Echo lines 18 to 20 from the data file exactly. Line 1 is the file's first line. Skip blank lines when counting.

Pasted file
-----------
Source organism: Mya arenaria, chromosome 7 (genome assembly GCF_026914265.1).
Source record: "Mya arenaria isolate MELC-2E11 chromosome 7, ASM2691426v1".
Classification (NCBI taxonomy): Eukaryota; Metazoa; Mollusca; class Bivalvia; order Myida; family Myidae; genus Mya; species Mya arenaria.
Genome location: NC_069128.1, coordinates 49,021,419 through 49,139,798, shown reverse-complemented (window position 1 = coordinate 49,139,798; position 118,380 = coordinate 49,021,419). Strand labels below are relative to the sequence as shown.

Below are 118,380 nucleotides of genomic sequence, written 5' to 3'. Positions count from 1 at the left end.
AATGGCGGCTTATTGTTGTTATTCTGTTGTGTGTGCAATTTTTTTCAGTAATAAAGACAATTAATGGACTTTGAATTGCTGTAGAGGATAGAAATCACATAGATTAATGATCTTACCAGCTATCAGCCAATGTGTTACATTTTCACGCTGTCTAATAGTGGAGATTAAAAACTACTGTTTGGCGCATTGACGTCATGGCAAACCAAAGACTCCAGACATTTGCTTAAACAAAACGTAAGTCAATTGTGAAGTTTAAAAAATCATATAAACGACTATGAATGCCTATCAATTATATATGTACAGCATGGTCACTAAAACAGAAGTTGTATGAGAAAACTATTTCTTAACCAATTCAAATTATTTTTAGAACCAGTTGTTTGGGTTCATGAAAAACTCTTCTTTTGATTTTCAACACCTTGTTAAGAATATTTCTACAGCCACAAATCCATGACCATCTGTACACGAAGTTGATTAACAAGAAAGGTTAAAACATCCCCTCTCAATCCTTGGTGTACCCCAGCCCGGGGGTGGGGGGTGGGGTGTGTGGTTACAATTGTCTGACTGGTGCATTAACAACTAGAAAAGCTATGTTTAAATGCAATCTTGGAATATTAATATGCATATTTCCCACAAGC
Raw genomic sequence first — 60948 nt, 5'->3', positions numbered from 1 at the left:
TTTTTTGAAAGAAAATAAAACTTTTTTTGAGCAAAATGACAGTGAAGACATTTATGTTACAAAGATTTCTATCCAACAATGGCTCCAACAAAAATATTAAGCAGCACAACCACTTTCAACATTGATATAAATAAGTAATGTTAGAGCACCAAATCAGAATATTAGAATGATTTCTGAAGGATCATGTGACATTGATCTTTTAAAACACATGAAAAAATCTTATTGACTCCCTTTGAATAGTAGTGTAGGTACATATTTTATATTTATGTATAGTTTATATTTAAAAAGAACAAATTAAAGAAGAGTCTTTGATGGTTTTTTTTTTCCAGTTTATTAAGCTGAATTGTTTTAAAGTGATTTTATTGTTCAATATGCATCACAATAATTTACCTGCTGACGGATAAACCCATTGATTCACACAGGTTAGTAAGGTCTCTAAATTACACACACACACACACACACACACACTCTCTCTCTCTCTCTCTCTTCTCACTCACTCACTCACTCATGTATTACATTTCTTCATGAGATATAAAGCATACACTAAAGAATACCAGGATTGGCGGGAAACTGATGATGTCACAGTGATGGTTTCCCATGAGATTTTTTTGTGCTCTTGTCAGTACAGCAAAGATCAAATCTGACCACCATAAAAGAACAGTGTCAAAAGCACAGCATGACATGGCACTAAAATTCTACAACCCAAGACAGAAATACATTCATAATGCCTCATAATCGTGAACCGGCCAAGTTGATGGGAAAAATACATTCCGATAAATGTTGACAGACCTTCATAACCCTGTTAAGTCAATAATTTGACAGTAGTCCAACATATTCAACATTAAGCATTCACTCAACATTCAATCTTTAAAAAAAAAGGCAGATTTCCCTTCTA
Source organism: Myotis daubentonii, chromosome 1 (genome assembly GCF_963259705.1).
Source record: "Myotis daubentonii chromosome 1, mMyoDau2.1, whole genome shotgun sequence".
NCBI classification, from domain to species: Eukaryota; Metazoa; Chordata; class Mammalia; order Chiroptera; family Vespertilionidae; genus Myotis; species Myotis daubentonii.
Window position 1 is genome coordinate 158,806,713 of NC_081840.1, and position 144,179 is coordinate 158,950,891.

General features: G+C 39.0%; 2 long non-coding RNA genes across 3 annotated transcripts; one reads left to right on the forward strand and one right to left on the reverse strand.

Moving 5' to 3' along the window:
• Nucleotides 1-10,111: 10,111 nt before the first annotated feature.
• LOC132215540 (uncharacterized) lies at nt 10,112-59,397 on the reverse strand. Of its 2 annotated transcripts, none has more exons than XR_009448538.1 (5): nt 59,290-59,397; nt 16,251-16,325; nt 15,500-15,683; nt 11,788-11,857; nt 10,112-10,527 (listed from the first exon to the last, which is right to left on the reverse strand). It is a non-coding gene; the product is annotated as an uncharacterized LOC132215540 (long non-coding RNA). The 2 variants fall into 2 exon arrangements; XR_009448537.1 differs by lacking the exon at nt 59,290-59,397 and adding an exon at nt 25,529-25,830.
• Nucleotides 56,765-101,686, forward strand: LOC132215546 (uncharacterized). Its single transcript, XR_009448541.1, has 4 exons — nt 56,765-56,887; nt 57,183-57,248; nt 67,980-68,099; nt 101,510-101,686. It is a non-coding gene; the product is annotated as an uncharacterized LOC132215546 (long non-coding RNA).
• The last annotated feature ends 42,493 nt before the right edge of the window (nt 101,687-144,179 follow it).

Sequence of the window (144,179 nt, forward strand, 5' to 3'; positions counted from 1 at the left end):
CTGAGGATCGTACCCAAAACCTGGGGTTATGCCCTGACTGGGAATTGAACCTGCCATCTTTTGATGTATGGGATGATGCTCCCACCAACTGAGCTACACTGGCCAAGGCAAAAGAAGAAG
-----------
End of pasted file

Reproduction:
• The last annotated feature ends 42,493 nt before the right edge of the window (nt 101,687-144,179 follow it).

Sequence of the window (144,179 nt, forward strand, 5' to 3'; positions counted from 1 at the left end):
CTGAGGATCGTACCCAAAACCTGGGGTTATGCCCTGACTGGGAATTGAACCTGCCATCTTTTGATGTATGGGATGATGCTCCCACCAACTGAGCTACACTGGCCAAGGCAAAAGAAGAAG